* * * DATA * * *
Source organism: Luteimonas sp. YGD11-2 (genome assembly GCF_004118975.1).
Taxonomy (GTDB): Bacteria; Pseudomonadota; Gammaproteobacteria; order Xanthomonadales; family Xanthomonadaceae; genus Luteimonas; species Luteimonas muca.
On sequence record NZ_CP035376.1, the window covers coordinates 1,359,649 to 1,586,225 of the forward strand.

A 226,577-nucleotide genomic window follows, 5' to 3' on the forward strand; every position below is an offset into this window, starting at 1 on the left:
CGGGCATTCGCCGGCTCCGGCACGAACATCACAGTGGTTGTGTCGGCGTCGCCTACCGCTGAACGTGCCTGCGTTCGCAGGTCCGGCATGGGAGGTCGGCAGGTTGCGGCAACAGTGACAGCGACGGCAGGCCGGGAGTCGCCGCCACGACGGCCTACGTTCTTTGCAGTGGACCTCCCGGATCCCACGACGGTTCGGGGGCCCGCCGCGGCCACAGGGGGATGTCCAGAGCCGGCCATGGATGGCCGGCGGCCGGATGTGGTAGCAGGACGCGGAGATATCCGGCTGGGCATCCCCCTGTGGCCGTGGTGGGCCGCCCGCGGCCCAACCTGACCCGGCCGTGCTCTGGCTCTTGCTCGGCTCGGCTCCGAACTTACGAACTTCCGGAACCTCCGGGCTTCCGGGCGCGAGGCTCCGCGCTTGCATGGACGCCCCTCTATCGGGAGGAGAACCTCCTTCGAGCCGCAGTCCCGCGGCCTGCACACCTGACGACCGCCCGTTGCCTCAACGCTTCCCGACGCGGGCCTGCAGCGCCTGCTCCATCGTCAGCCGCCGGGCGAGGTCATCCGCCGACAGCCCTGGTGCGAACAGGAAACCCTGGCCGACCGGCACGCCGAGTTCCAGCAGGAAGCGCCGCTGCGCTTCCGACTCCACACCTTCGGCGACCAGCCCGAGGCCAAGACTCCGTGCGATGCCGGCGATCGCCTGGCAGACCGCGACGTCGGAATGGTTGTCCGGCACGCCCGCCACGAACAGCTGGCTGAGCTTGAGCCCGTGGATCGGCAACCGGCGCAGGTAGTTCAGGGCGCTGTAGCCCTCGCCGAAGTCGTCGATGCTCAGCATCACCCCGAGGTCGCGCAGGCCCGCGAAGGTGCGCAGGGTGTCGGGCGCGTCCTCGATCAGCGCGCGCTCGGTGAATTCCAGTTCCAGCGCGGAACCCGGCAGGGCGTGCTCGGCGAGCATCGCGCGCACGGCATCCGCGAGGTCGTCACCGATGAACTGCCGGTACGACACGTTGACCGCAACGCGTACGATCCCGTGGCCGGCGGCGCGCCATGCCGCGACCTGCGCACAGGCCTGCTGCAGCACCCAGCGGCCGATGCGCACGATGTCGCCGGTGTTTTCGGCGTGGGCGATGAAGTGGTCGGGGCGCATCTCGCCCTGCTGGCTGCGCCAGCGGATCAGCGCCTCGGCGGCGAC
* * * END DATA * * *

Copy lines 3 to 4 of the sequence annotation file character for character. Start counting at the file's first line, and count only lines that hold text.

On sequence record NZ_CP035376.1, the window covers coordinates 1,359,649 to 1,586,225 of the forward strand.

A 226,577-nucleotide genomic window follows, 5' to 3' on the forward strand; every position below is an offset into this window, starting at 1 on the left: